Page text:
Māori Health Authority: CEO planning for 'big transformation'

Source: Radio New Zealand

Māori health workers have called the launch of a dedicated authority one of the biggest steps towards equity, but have also warned its success is far from guaranteed.

By Jamie Tahana of rnz.co.nz

The Government has hailed the new Māori Health Authority, which came into existence today, as a game-changer.

But on the struggling frontline, no one is expecting change to happen quickly.

In Rotorua, Danny de Lore is one of the country's few Māori paediatricians. He is working in hospitals and a health system that is swamped with Covid-19, a ravaging flu outbreak and a lack of staff.

"It's really stressful at the moment," he said. "The health system is under a lot of pressure, huge demand, acute demand. There's a lot of pressure just day-to-day, hour-to-hour at the moment.

"But there's also a lot of people feeling encouraged by the possibility," he added, referring to the biggest change to the health system in a generation.

In particular, Dr de Lore was excited about the creation of a specific agency for Māori health, tasked with addressing deep inequities.

The launch today of the Māori Health Authority comes after years of advocacy by the likes of Dr de Lore and many others. It also comes after decades of reports and inquiries that have all come to the same conclusion: the health system is riven with deep inequities.

The chief executive of the interim Māori Health Authority, Riana Manuel, said its purpose was to level the playing field.

"What we have is not working. To stay with it any longer is only going to make that pressure worse," she said. "If we wanted a tree we should have planted it 20 years ago, now we've got to plant the tree."

But the task is daunting.

On average, Māori die younger and suffer more severe illness, often at an earlier age and with a lower chance of survival; there is also poorer access to healthcare - particularly primary care.

Surveys have found Māori often experience racism in the system, there are few Māori doctors and Māori providers have long had inequitable funding.

The authority has been tasked with transformation, on a budget of $168 million.

The chief executive of Gisborne Māori health provider Turanga Health, Reweti Ropiha, said something had to be done to move away from a failing status quo.

"You know, battling with bureaucracy to have an opportunity to have a crack at things and make things happen," he said. "[Lacking] a world view that allowed those spaces to permeate and grow.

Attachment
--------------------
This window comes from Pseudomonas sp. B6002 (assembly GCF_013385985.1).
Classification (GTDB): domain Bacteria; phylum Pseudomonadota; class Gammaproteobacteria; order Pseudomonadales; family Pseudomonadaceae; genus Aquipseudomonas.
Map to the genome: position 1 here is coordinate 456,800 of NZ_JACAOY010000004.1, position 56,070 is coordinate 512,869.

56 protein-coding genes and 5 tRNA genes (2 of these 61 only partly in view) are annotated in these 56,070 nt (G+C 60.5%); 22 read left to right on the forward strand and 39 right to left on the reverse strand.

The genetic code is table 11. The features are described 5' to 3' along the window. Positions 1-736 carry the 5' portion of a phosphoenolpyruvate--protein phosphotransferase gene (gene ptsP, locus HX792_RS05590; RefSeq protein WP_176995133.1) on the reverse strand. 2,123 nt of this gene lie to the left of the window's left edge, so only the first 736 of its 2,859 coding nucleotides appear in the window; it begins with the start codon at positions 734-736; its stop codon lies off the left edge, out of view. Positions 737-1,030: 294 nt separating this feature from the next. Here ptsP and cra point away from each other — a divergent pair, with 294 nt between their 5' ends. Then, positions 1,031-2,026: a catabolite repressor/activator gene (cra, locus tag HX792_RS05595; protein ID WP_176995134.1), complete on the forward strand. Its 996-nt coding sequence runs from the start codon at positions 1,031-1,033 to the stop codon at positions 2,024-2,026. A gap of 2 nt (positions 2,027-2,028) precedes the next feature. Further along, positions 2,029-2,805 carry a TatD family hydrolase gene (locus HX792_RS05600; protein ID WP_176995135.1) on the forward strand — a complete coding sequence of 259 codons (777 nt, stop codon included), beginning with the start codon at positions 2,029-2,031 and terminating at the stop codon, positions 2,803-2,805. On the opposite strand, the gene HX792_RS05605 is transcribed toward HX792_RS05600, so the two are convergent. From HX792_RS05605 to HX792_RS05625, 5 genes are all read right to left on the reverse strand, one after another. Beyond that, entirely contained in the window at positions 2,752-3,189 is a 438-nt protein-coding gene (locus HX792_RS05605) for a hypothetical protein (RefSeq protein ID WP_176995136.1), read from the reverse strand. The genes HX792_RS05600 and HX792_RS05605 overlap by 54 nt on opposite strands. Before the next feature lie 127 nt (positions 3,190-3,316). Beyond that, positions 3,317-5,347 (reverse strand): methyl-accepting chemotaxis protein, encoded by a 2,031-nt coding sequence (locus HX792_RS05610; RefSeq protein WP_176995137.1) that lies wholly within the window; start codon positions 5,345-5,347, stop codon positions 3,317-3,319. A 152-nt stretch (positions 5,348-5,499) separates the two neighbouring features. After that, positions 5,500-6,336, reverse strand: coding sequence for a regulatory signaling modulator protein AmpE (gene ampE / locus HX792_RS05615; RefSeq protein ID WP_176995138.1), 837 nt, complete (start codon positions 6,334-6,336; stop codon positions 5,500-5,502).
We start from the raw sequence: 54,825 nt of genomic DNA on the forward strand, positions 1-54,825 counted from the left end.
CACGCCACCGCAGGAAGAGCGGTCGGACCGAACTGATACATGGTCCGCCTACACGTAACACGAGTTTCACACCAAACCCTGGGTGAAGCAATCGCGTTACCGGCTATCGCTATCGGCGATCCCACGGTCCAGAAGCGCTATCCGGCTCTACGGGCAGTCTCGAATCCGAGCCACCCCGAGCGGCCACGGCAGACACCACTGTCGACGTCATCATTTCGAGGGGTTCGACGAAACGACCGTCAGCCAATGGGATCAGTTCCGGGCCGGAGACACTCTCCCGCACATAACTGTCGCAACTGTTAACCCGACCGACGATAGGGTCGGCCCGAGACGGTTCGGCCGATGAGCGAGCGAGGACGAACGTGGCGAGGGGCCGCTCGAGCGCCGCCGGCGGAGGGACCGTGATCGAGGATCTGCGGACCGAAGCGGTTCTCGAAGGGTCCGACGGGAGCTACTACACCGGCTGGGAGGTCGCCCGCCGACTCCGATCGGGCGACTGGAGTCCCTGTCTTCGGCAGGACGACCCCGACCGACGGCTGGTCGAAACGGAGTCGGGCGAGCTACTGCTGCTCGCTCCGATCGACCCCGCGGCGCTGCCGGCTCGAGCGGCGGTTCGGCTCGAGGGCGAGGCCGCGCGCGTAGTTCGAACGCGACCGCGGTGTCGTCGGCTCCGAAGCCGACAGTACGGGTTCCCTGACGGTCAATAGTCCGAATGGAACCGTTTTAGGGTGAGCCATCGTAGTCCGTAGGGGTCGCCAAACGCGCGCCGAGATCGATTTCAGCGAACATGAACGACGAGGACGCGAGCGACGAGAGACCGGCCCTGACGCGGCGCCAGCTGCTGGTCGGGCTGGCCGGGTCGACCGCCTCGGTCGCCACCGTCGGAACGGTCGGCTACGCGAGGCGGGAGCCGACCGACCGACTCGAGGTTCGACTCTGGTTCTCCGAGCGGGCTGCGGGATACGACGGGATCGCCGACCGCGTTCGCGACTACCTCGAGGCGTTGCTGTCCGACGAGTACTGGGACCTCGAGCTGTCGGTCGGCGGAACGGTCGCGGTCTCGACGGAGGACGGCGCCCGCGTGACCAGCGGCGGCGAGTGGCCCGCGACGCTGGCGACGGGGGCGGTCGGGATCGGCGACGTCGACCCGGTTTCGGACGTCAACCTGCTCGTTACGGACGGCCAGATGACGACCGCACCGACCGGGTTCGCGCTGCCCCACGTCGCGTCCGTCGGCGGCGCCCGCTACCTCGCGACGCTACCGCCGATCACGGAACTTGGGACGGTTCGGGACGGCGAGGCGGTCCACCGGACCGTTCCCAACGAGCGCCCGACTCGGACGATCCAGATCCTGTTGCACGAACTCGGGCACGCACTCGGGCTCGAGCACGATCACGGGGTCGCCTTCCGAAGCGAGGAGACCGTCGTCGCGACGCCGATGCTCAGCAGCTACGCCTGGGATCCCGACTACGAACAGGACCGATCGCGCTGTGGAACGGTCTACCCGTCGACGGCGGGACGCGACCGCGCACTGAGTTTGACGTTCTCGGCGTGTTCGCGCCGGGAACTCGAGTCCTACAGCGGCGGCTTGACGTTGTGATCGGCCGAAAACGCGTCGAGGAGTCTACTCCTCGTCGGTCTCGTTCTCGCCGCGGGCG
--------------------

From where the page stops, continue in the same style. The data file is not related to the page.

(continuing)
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"It's a bold move with high expectations," he said. "I admire those who put their hand up, it's not gonna be easy."

He offered an immediate fix: remove the hurdles and trust Māori to help their own.

Manuel said the authority would work alongside the other new agency, Health NZ; it will have its own commissioning powers and programmes with Māori providers like Turanga, but it would also have oversight of the whole system, to ensure equity.

She said some changes would be quick, like improving contracts and access to screening and diagnostics. But she warned other changes would take years, like changing structures and attitudes.

"I'd like to tell you that change will happen overnight, but it won't.

"But there will be a lot done to make sure things that we can do quickly, will be done quickly. We've already started to make those changes, but we'll also be putting those stakes in the ground and planning for big transformation as well."

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Dr de Lore said today was the biggest change in his career and he was excited about its potential.

But that's the key word: potential.

"Things I will be looking for: Māori rangatiratanga, so that's the Māori voice saying 'this is what we need, this is how we want our healthcare delivered to us, these are the things we want access to'. That's a really important part of it.

"These are the sort of things that have been missing historically from the design of our health system and from the delivery of our health systems."

Dr de Lore said it was change that was long overdue, but its success was far from guaranteed.

Those are sentiments shared by Reweti Ropiha in Gisborne.

"I'll be watching this over the next six to eight months and looking forward to the wheels starting to turn. Hopefully, rather than red light or amber light, we'll get green lights."